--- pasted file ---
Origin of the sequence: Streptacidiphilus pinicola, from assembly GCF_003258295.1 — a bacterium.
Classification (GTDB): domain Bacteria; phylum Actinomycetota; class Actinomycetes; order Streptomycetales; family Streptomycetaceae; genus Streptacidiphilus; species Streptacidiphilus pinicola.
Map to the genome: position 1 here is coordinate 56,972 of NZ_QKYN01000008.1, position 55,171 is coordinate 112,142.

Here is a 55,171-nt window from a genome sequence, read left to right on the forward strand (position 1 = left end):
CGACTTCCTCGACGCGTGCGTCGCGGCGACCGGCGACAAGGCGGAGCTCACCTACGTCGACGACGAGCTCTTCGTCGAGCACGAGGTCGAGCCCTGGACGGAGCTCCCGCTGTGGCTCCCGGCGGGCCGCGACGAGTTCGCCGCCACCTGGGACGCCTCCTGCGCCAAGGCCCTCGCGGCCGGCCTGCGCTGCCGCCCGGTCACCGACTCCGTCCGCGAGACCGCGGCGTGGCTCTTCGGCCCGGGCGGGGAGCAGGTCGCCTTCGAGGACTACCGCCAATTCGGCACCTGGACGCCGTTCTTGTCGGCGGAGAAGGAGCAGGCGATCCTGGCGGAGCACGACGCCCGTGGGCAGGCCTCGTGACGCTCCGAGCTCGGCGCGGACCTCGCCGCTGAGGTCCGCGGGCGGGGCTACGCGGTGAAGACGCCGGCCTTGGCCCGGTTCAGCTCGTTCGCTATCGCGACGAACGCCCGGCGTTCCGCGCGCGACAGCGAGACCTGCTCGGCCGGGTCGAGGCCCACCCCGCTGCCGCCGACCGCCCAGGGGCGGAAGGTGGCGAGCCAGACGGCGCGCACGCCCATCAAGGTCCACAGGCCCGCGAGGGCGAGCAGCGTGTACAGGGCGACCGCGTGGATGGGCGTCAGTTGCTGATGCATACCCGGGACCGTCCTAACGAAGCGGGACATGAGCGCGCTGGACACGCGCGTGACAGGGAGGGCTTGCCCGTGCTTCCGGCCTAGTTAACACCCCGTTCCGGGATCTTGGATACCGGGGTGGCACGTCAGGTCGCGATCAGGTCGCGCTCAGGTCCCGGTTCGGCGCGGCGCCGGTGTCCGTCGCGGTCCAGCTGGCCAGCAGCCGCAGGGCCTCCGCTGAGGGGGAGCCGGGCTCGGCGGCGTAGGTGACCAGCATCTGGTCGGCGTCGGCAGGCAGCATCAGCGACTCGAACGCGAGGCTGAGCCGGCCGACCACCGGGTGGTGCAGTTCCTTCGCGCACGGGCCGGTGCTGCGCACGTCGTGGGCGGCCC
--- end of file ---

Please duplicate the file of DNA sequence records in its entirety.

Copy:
Origin of the sequence: Streptacidiphilus pinicola, from assembly GCF_003258295.1 — a bacterium.
Classification (GTDB): domain Bacteria; phylum Actinomycetota; class Actinomycetes; order Streptomycetales; family Streptomycetaceae; genus Streptacidiphilus; species Streptacidiphilus pinicola.
Map to the genome: position 1 here is coordinate 56,972 of NZ_QKYN01000008.1, position 55,171 is coordinate 112,142.

Here is a 55,171-nt window from a genome sequence, read left to right on the forward strand (position 1 = left end):
CGACTTCCTCGACGCGTGCGTCGCGGCGACCGGCGACAAGGCGGAGCTCACCTACGTCGACGACGAGCTCTTCGTCGAGCACGAGGTCGAGCCCTGGACGGAGCTCCCGCTGTGGCTCCCGGCGGGCCGCGACGAGTTCGCCGCCACCTGGGACGCCTCCTGCGCCAAGGCCCTCGCGGCCGGCCTGCGCTGCCGCCCGGTCACCGACTCCGTCCGCGAGACCGCGGCGTGGCTCTTCGGCCCGGGCGGGGAGCAGGTCGCCTTCGAGGACTACCGCCAATTCGGCACCTGGACGCCGTTCTTGTCGGCGGAGAAGGAGCAGGCGATCCTGGCGGAGCACGACGCCCGTGGGCAGGCCTCGTGACGCTCCGAGCTCGGCGCGGACCTCGCCGCTGAGGTCCGCGGGCGGGGCTACGCGGTGAAGACGCCGGCCTTGGCCCGGTTCAGCTCGTTCGCTATCGCGACGAACGCCCGGCGTTCCGCGCGCGACAGCGAGACCTGCTCGGCCGGGTCGAGGCCCACCCCGCTGCCGCCGACCGCCCAGGGGCGGAAGGTGGCGAGCCAGACGGCGCGCACGCCCATCAAGGTCCACAGGCCCGCGAGGGCGAGCAGCGTGTACAGGGCGACCGCGTGGATGGGCGTCAGTTGCTGATGCATACCCGGGACCGTCCTAACGAAGCGGGACATGAGCGCGCTGGACACGCGCGTGACAGGGAGGGCTTGCCCGTGCTTCCGGCCTAGTTAACACCCCGTTCCGGGATCTTGGATACCGGGGTGGCACGTCAGGTCGCGATCAGGTCGCGCTCAGGTCCCGGTTCGGCGCGGCGCCGGTGTCCGTCGCGGTCCAGCTGGCCAGCAGCCGCAGGGCCTCCGCTGAGGGGGAGCCGGGCTCGGCGGCGTAGGTGACCAGCATCTGGTCGGCGTCGGCAGGCAGCATCAGCGACTCGAACGCGAGGCTGAGCCGGCCGACCACCGGGTGGTGCAGTTCCTTCGCGCACGGGCCGGTGCTGCGCACGTCGTGGGCGGCCC